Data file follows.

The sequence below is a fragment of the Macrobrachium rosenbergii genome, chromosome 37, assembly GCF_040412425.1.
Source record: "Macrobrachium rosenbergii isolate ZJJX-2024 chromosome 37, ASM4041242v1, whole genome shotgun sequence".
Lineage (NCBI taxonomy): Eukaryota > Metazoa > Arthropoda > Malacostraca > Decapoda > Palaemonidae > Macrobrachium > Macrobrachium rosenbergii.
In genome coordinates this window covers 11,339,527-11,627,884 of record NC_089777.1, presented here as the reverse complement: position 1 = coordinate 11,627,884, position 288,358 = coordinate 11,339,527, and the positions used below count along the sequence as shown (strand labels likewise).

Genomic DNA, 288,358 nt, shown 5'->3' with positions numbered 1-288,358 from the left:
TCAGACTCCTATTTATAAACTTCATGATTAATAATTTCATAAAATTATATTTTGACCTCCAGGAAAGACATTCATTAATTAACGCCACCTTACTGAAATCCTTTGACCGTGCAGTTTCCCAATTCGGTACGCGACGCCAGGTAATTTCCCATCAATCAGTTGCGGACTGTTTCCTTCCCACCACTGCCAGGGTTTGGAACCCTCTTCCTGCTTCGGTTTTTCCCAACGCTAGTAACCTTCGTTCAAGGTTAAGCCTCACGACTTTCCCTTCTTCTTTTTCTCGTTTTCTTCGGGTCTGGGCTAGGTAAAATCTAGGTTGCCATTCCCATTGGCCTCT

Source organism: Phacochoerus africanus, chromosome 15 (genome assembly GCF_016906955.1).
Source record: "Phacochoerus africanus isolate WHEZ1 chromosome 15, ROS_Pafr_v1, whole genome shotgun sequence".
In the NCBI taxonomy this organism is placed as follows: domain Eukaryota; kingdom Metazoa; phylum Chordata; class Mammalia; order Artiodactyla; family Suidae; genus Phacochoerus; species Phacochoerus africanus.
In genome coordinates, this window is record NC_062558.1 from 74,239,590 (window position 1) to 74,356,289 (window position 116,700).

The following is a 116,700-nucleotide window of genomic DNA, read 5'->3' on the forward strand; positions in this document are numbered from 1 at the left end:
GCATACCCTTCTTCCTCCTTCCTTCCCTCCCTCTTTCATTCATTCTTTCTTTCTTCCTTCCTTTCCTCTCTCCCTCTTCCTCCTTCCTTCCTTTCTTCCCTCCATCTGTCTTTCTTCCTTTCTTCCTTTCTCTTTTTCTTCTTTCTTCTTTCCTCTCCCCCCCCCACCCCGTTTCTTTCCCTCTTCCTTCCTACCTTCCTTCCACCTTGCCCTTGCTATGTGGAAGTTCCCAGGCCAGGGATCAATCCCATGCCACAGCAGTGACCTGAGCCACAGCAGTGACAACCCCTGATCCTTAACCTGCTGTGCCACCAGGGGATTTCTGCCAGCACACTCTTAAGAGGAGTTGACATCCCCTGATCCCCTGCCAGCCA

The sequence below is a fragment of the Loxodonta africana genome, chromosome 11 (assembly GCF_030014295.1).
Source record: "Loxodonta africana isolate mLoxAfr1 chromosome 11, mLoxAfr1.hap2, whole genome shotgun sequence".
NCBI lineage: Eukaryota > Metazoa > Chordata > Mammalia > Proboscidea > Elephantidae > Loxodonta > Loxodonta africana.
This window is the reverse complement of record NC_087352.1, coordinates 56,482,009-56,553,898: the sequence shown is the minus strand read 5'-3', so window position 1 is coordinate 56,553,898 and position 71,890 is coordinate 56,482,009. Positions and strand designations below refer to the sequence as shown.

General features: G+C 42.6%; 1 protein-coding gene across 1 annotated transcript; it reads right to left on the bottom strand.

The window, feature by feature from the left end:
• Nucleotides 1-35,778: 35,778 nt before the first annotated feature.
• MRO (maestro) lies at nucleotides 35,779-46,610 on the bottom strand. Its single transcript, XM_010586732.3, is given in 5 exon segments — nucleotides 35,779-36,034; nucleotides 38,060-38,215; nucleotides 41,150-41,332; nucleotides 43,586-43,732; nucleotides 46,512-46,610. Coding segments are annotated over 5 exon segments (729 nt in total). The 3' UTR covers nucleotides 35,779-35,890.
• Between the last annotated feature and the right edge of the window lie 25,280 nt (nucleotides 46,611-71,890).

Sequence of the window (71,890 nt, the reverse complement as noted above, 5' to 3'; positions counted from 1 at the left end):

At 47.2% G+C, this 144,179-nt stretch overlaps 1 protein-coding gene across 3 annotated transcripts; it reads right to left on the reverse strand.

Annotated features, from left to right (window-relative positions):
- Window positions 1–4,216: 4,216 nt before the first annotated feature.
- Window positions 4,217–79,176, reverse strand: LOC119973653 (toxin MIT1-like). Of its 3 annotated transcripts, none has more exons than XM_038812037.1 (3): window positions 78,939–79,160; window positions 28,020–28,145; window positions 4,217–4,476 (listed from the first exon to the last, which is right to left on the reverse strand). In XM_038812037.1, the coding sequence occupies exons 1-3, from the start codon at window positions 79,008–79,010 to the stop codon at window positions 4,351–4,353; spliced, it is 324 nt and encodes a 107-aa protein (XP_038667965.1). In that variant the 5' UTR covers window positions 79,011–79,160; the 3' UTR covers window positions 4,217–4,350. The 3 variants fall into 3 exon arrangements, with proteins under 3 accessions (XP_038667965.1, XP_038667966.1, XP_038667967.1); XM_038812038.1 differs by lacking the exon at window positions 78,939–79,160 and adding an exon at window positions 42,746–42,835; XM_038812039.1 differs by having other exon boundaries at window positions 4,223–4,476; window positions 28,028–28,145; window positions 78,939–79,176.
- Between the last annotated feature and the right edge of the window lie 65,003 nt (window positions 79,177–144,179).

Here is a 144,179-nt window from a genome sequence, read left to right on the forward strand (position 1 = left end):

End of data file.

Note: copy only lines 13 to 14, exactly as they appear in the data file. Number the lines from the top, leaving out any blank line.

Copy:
The sequence below is a fragment of the Loxodonta africana genome, chromosome 11 (assembly GCF_030014295.1).
Source record: "Loxodonta africana isolate mLoxAfr1 chromosome 11, mLoxAfr1.hap2, whole genome shotgun sequence".